Strikes in April by migrant workers in Thailand exposed slave-like conditions in food processing factories whose products end up in European, Australian, and American retail stores like Walmart.
On April 8, about 1,000 Cambodian workers at the Pattana Seafood factory in Songkla, Thailand gathered at the gates of the factory after they were told that their food allowance had been cut.
“The management apparently decided to reduce the benefit for the workers and almost immediately a protest erupted,” said migrant advocate Andy Hall from Thailand’s Mahidol University to 774 ABC Melbourne shortly after the strike erupted. “Workers were very angry so they gathered outside of the gate, and it started to get a little bit heated and there were police brought in, shots fired and now we just have a situation where we have a lock-out.”
The workers’ anger was prompted by their employer’s decision to reduce their food allowance in order to claw back money from a pay raise resulting from the Thai government’s minimum wage increase that became effective April 1. But there was more that fueled the workers indignation.
The workers had been recruited by a labor broker CDM Trading Manpower. Most of the workers signed a two-year contract with CDM that included, according to the Bangkok Post “a room to stay, a mattress, pillow, plate and a food allowance.”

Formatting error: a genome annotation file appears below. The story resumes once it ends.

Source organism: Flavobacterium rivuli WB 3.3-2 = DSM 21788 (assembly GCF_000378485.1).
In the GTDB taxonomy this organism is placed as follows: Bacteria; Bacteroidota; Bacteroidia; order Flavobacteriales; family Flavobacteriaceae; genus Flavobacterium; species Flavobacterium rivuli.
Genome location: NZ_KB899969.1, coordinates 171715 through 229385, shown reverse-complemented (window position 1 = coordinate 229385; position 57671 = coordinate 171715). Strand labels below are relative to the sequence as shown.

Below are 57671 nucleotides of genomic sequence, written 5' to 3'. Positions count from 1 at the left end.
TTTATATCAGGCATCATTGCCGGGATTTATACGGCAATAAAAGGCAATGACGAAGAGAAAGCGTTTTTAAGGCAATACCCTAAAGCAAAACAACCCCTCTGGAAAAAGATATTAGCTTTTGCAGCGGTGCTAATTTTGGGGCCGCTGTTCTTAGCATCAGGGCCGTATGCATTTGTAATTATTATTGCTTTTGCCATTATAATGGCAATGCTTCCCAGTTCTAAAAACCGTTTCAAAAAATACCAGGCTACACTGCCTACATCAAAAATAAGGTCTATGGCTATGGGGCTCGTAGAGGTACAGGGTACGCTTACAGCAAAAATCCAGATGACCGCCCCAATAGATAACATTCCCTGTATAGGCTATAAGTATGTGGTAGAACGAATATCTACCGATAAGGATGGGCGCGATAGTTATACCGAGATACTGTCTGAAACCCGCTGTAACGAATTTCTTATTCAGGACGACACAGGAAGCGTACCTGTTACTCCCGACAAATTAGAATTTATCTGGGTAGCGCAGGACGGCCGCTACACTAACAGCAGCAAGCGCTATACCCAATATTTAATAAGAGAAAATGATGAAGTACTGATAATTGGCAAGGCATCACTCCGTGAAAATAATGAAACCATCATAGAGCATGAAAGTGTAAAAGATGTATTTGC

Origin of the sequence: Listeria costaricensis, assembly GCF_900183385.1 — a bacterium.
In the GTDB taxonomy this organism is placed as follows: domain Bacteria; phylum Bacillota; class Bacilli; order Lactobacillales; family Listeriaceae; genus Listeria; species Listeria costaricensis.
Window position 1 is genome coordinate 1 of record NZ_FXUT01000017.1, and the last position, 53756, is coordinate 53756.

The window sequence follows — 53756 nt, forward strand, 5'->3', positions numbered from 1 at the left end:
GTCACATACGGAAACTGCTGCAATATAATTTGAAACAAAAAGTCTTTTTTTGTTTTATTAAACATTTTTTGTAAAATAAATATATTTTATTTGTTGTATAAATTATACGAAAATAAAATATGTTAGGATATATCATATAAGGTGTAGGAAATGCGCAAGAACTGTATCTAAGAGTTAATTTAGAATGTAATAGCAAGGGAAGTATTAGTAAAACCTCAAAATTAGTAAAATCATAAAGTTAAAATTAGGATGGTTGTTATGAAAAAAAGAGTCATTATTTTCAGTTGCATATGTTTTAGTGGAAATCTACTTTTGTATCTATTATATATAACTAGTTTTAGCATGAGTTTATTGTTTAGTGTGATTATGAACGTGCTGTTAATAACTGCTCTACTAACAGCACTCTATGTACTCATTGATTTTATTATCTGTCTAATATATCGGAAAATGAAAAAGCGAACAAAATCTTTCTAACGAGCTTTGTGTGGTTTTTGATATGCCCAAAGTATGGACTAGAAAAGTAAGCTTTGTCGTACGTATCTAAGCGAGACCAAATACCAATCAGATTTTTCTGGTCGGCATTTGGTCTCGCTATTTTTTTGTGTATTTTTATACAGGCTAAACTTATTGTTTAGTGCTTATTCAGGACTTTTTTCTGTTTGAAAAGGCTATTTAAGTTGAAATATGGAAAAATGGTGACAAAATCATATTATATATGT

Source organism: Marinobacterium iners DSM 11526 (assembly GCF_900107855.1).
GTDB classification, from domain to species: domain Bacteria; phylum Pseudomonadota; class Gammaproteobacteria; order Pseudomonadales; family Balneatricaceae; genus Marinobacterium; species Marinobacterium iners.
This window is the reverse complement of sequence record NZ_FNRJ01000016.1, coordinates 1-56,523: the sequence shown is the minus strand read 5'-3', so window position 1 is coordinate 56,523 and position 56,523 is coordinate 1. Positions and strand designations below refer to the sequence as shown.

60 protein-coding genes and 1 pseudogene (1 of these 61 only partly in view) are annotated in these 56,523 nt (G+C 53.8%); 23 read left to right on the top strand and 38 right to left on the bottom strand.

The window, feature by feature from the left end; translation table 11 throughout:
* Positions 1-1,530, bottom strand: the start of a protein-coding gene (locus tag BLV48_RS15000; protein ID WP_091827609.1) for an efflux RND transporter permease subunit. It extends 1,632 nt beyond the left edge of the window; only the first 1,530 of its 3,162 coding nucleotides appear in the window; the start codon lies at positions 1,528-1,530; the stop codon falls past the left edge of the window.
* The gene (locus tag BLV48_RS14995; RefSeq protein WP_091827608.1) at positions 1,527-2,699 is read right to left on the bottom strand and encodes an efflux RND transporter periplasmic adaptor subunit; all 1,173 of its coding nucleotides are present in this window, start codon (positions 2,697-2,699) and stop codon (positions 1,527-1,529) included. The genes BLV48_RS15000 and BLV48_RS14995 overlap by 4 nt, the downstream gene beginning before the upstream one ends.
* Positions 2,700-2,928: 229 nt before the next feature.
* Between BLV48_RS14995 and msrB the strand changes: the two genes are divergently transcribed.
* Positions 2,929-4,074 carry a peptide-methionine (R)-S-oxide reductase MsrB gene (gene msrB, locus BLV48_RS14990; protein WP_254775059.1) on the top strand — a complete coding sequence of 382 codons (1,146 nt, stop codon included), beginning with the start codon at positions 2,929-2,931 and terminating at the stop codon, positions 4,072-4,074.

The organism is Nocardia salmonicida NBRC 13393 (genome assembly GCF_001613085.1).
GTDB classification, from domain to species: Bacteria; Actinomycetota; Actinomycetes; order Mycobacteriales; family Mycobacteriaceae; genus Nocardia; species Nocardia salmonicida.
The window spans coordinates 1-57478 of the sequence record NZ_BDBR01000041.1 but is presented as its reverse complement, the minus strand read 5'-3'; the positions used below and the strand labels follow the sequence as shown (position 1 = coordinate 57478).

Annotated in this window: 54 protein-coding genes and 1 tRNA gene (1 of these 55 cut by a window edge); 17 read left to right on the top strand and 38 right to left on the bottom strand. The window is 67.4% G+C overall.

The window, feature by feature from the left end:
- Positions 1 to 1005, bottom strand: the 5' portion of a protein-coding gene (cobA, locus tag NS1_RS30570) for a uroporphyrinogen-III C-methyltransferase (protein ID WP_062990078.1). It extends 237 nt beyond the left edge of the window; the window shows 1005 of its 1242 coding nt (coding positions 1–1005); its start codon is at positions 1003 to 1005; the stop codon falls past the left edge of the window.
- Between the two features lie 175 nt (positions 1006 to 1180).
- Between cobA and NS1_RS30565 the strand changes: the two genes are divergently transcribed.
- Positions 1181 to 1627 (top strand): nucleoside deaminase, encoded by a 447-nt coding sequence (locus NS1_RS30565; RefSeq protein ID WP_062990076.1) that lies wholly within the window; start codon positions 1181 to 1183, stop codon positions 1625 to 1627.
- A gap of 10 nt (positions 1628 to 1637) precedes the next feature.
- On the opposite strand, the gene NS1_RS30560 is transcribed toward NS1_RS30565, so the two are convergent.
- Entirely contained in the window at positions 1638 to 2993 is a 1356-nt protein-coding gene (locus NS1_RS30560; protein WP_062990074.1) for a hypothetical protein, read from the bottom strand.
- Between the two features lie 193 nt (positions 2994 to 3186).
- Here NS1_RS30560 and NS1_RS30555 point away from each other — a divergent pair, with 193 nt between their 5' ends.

When they arrived at the seafood processing plant, they found that they had to work 26 days a month and that half their pay was deducted and given to CDM for what the workers called “bondage payment.” They also found that if they didn’t like their jobs, they couldn’t leave because CDM confiscated their passports.
“Most of the workers wanted to go home, but we will be in debt from preparing to travel and an unknown amount we are told to pay to get passports and transportation,” said a 20-year old Cambodian worker from Kampong Thom to the Post.
Pattana Seafood supplies shrimp and other seafood to Rubicon, a major supplier to Walmart, reports 774 ABC Melbourne.
A similar strike about the same time took place at Vita, a pineapple canning factory in Kanchanturi province. According to the Post, 73 percent of Vita’s shipment to the US went to Walmart and were sold under the store’s value brand Great Value.
Vita employs about 7,000 workers at its factory in Kanchanturi. Many of them are immigrants from Myanmar and of these about 1,000 were working without the proper documents.
About 4,000 of the workers struck when their employer reduced their food allowance to offset minimum wage increases.
Both disputes were finally settled when workers who wanted to return home were allowed to do so; however, those who remained had their food allowance reduced and still work in semi-bondage to their labor contractor.
Organization United for Respect at Walmart (OUR Walmart), “an organization of Walmart workers, for Walmart workers,” is urging people to sign an online petition to demand that Walmart take immediate action to end the slave-like conditions at the factories of its suppliers.
“These egregious violations must not stand,” said a recent e-mail from OUR. “Tell Walmart that as the largest grocer in the world and the largest importer of shrimp in the US, they have responsibility to call for an end to these abuses.”